The season finally begins November 7th against Idaho in Hamilton Gym and frankly, we can’t wait.

Go Pios!

Top photo courtesy of Denver Athletics

15 thoughts on “Denver Men’s Basketball Season Preview: Breaking Convention”

  1. Very excited for the season! Can’t wait to have the Athletics Department legitimate backing lol…., but it feels like Coach and the team are ready to take us to the big dance! What a recruiting job these past 2 years.

    Maybe we can move back into Magess or work towards a non-Hamilton type bball facility!!!

  2. There’s a buzz around this team and this program. It feels like they are ready to make a big leap forward and I’m excited to see what they do when they take the court next week!

  3. Thanks for bringing some attention to a program that deserves it. Great writeup. Looking forward to kicking things off next week!

  4. I had the opportunity to meet the team a few weeks ago, great young men. I’m really looking forward to the season.

  5. Dunker here. I want so badly for DU hoops to be important like it was during my era. It just might happen. 5b gave a great honest preview. Don’t lose faith at early season loses. We will grow as season moves forward. Watch play and individual players improve as the kids get used to each other. We should be strong by the time Summit League play begins.

  6. Dunker again. Please post on Facebook so I can share to parents and alums. We have big bases in Houston, Los Angeles, MINNEAPOLIS, KC, and near Chicago.

    1. Interesting. Makes sense if Big XII takes some PAC 12 teams and establishes a west division. Otherwise, Big EAST for the Zags.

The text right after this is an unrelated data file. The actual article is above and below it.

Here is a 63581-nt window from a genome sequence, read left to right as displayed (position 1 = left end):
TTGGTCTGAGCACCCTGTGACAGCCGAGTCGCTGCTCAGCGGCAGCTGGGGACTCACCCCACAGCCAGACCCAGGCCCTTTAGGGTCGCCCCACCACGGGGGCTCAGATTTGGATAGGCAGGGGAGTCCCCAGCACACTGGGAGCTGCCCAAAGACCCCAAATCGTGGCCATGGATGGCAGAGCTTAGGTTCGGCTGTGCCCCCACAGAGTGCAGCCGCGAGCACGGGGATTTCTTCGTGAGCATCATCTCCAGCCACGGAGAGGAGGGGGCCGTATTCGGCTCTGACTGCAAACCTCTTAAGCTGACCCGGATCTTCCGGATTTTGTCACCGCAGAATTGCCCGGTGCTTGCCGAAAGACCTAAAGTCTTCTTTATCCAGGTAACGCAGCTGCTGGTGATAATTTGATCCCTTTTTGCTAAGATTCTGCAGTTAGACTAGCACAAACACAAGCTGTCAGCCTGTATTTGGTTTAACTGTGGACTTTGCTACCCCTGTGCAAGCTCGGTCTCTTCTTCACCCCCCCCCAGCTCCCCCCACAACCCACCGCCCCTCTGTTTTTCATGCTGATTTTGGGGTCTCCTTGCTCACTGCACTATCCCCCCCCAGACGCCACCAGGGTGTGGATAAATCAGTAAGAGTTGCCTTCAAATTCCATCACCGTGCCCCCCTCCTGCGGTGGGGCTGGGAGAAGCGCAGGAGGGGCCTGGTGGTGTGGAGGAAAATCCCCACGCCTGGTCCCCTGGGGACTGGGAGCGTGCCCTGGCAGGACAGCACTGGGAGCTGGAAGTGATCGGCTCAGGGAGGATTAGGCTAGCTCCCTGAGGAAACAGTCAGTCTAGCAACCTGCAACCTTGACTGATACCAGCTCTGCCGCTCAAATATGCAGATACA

7. I saw a DU recent practice, and while the team is bigger, quicker and more talented than recent Pioneer squads, I was also impressed with the high level of communication, teamwork and attitude on the floor. The coaches were very intense when they needed to be on technical points, but also seemed to create conditions where players had the opportunity to let their natural talent/creativity flow on the court. And after a few conversations with players and coaches, I was struck by the human qualities of the people in this program- active, engaged, bright, well-rounded and caring for each other and for their community. This is a program we need to get behind!

    DU was last relevant in basketball in 2013, when it finished a 22-win, league co-championship season with a national RPI of 65. That was a decade ago…I don’t know if this 2023 team has a 20+ win season in them, but they I believe will be better than last year’s 11-win team, and should be competitive with all of their Summit League opponents.